into a more receptive posture that will alter the listeners’ attitude
towards the speaker.
When you see the arm-cross gesture occur during a face-to-face encounter, it
reasonable to assume that you may have said something with which the other
disagrees, so it may be pointless continuing your line of argument even
though the other
person may be verbally agreeing with you. The fact is that the non-verbal
not lie -the verbal medium does. Your objective at this point should be to
try to discover
the cause of the arms-folded gesture and to move the person into a more
This moves him into a more open posture and attitude. Asking the person to lean forward to look at a visual presentation can also be an effective means of opening the folded-arms position. Another useful method is to lean forward with your palms facing up and say, ‘I can see you have a question, what would you like to know?’ or, ‘What do you think?’ and then sit back to indicate that it is the other person’s turn to speak. By leaving your palms visible you non-verbally tell the other person that you would like an open, honest answer. As a salesman, I would never proceed with the presentation of my product until I had uncovered the prospective buyer’s reason for suddenly folding his arms. More often than not, I discovered that the buyer had a hidden objection that most other sales people might never have discovered because they missed seeing the buyer’s non-verbal signal that he was negative about some aspect of the sales presentation.
Arm Gripping Gesture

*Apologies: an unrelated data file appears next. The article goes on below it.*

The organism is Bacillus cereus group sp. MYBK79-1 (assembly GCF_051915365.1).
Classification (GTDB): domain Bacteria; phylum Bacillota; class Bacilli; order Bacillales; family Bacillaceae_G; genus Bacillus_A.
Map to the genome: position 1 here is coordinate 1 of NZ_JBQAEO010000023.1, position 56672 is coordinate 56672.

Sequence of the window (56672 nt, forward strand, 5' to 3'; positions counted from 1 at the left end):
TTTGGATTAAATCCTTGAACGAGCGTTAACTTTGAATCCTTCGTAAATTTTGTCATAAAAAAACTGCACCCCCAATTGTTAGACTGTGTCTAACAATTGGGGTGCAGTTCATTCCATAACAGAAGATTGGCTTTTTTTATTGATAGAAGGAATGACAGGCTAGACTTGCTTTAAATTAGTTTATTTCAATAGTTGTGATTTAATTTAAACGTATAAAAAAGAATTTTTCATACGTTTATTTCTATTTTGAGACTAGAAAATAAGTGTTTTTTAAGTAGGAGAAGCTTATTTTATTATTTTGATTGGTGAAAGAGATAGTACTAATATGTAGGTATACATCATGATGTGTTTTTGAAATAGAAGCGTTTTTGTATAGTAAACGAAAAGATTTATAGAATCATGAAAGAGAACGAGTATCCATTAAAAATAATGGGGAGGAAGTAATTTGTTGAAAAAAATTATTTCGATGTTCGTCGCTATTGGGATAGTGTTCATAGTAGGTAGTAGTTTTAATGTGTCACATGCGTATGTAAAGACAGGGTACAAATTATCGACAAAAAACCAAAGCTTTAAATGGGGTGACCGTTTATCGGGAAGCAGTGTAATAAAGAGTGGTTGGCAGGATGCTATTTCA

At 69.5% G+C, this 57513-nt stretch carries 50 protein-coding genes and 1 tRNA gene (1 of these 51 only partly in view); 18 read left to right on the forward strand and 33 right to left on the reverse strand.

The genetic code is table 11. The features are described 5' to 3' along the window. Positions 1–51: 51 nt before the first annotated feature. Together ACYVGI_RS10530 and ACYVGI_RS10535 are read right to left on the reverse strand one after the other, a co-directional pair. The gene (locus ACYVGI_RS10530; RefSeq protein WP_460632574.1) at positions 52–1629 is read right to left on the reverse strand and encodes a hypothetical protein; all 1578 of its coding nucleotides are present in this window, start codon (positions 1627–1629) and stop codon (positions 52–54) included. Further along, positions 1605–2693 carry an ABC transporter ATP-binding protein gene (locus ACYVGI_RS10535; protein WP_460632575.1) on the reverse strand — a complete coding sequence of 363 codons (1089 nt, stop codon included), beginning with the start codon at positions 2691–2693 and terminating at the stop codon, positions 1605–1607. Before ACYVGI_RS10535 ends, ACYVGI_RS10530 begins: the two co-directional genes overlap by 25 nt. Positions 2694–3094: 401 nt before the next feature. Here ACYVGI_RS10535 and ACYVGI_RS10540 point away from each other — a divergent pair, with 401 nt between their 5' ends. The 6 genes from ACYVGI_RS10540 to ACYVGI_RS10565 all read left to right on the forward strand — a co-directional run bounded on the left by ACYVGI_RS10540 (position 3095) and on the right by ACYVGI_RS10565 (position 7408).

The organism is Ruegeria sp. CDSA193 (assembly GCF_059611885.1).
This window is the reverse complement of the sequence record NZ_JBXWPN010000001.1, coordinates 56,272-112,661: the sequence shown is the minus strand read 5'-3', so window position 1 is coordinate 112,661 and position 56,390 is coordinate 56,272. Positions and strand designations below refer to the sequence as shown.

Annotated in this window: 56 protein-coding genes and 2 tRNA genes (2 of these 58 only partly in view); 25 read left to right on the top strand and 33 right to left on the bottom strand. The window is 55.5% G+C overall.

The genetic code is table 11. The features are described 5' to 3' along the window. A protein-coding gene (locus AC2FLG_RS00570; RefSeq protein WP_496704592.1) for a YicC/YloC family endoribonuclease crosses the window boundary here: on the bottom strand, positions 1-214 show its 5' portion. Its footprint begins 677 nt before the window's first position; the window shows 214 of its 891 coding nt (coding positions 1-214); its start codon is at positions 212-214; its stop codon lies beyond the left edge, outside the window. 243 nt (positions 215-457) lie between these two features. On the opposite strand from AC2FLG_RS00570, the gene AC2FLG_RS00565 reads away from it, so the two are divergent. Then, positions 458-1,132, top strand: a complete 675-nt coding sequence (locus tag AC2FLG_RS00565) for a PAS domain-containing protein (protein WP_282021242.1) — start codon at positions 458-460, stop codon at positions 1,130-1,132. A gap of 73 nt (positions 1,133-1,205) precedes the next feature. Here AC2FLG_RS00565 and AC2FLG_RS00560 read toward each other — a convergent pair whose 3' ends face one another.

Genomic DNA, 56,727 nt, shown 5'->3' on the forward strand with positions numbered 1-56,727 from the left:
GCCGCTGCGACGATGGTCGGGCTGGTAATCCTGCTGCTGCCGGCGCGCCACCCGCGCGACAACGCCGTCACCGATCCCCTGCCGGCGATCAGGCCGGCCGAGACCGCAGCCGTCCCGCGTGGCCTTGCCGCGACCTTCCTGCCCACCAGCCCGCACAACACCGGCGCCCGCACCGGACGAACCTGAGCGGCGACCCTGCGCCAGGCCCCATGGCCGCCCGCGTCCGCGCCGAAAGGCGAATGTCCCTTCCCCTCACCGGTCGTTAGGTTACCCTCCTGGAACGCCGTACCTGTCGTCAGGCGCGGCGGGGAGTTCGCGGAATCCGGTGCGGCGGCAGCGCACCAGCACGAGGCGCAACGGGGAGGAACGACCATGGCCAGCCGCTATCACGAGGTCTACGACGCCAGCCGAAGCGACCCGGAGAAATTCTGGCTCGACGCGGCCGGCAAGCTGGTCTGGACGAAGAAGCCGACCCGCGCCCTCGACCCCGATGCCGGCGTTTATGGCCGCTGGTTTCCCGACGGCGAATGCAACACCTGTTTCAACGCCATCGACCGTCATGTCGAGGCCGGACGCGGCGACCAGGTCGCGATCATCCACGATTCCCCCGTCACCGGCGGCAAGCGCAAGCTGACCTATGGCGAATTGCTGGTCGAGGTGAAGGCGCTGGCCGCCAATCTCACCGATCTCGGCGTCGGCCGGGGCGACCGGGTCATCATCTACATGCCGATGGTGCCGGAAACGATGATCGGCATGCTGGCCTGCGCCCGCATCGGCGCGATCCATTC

You will notice that this arm-cross gesture is characterised by the hands tightly gripping the upper arms to reinforce the position and to stop any attempt to unfold the arms and expose the body. The arms can often be gripped so tight that the fingers and knuckles turn white as the blood circulation is cut off. This arm-fold style is common to people sitting in doctors’ and dentists’ waiting-rooms, or first-time air travellers who are waiting for the plane to lift off. It shows a negative restrained attitude. In a lawyer’s office the prosecutor may be seen using a fists-clenched arm-cross while the defence may have taken the arm-gripping position. Status can influence arm-folding gestures. A superior type can make his superiority felt in the presence of persons he has just met by not folding his arms. Say, for example, that at a company social function, the general manager is introduced to several new employees whom he has not met. Having greeted them with a dominant handshake, he stands at the social distance from the new employees with his hands by his side, behind his back in the superior palm-in-palm position (see Figure 44), or with one hand in his pocket. He rarely folds his arms to show the slightest hint of nervousness. Conversely, after shaking hands with the boss, the new employees take full or partial arm-fold gestures because of their apprehension about being in the presence of the company’s top man. Both the general manager and the new employees feel comfortable with their respective gestures as each, is signalling his status relative to the other. But what happens when the general manager meets a young, up-and-coming executive who is also a superior type and who may even feel that he is as important as the general manager? The likely outcome is that after the two give each other a dominant handshake, the young executive will take an arm-fold gesture with both thumbs pointing vertically upwards (Figure 73). This gesture is the defensive version of both arms being held horizontally in front of the body with both thumbs up to show that the user is ‘cool’, a gesture characterised by Henry Winkler who played the Fonz in the television series Happy Days. The thumbs-up gesture is our way of showing that we have a self-confident attitude and the folded arms give a feeling of protection.